War on Poverty still exists; questions persist
On Jan. 8, 1964, then President Lyndon B. Johnson in his State of the Union address declared "War on Poverty."
The speech led the United States Congress to pass the Economic Opportunity Act, which established the Office of Economic Opportunity (OEO) to administer the local application of federal funds targeted against poverty.
As a part of the Great Society, Johnson believed in expanding the government's role in education and health care as poverty reduction strategies.
President Johnson's "War on Poverty" speech was delivered at a time of recovery (the poverty level had fallen from 22.4 percent in 1959 to 19 percent in 1964 when the War on Poverty was announced) and it was viewed by critics as an effort to get the United States Congress to authorize social welfare programs.
Fifty years later, we're losing that war. Fifteen percent of Americans still live in poverty, according to the official census poverty report for 2012, unchanged since the mid-1960s.
The federal government currently runs more than 80 means-tested welfare programs that provide cash, food, housing, medical care and targeted social services to poor and low-income Americans. Government spent $916 billion on these programs in 2012 alone, and roughly 100 million Americans received aid from at least one of them, (That figure doesn't include Social Security or Medicare benefits.) Federal and state welfare spending, adjusted for inflation, is 16 times greater than it was in 1964.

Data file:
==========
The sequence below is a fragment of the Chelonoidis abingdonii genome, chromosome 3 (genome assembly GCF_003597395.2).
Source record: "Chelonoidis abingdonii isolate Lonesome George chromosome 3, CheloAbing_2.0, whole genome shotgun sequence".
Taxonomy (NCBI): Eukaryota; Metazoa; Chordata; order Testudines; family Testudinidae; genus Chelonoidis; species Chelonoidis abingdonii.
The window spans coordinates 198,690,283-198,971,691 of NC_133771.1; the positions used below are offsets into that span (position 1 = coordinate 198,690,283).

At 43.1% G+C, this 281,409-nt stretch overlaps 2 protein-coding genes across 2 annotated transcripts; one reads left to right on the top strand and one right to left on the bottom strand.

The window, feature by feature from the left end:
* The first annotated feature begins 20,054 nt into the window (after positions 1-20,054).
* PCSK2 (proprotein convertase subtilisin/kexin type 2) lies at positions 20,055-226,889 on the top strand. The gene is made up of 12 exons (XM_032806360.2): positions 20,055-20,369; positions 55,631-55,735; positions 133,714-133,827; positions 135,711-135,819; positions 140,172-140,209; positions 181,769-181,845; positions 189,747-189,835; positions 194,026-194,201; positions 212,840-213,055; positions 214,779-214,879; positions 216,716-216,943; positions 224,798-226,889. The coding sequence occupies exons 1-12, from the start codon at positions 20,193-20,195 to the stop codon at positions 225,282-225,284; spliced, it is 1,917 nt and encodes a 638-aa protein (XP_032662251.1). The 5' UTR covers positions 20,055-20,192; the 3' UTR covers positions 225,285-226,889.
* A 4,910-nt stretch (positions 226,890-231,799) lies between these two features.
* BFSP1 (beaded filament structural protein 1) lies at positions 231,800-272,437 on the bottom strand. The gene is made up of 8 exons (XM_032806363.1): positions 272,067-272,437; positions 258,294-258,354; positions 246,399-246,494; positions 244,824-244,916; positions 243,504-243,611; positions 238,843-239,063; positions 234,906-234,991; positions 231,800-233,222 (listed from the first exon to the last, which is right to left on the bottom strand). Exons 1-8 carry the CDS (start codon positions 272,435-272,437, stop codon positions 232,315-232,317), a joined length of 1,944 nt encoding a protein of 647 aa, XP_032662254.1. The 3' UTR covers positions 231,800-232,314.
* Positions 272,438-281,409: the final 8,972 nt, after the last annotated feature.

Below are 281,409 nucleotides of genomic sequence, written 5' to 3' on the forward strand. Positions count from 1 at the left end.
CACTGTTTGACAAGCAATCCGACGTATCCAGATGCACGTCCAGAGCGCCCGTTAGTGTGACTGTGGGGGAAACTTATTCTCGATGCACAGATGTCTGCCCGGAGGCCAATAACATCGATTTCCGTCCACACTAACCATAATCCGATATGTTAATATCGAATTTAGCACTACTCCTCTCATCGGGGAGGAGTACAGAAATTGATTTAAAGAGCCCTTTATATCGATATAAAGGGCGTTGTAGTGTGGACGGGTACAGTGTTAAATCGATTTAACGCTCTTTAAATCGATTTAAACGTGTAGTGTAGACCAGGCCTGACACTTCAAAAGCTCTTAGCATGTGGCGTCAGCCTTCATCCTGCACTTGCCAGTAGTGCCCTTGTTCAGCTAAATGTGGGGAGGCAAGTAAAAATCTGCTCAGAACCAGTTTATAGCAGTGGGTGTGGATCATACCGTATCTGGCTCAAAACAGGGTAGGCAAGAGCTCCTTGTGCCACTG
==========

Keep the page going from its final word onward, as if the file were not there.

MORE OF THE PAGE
Our country has invested $20.7 trillion in 2011 dollars over the past 50 years. LBJ promised that the war on poverty would be an "investment" that would "return its cost manifold to the entire economy." America is now at a rate of spending over $1.0 trillion per year. So how large of a number are we looking at for the next 50 years?
To put the $20.7 trillion invested on "War on Poverty" since 1964 in prospective; Social Security has paid out $11.3 trillion through 2009. Social Security which was passed on August 14, 1935 began to collect the first taxes in 1937 and through 2009 has collected $13.8 trillion.
In almost three quarters of a century; 75 years, Social Security has paid out $11.3 trillion. This is just over half, 54.6 percent of the $20.7 trillion the "War on Poverty" has spent in just a half century, 50 years.
The Brookings Institution conducted a study in 2012, and whittled down a lot of the analysis in three simple rules for staying out of poverty: 1) Graduating from high school, 2) Having a full-time job and 3) Waiting to get married until after 21 and do not have children till after being married. This is not another government program, this is doing what we know is right, and best for our future. Personal decisions trump anything the government can do. These decisions are about being responsible!
If you do all those three things, your chance of falling into poverty is just 2 percent. Meanwhile, you'll have a 74 percent chance of being in the middle class.
These rules apply to all races and ethnic groups. Breaking these rules is becoming more commonplace, unfortunately, for all groups.
By contrast, young adults who violated all three norms - dropped out, got married before 21 and had children out of wedlock and didn't have a full-time job - had a 76 percent chance of winding up in poverty and a 7 percent chance of winding up in the middle class.
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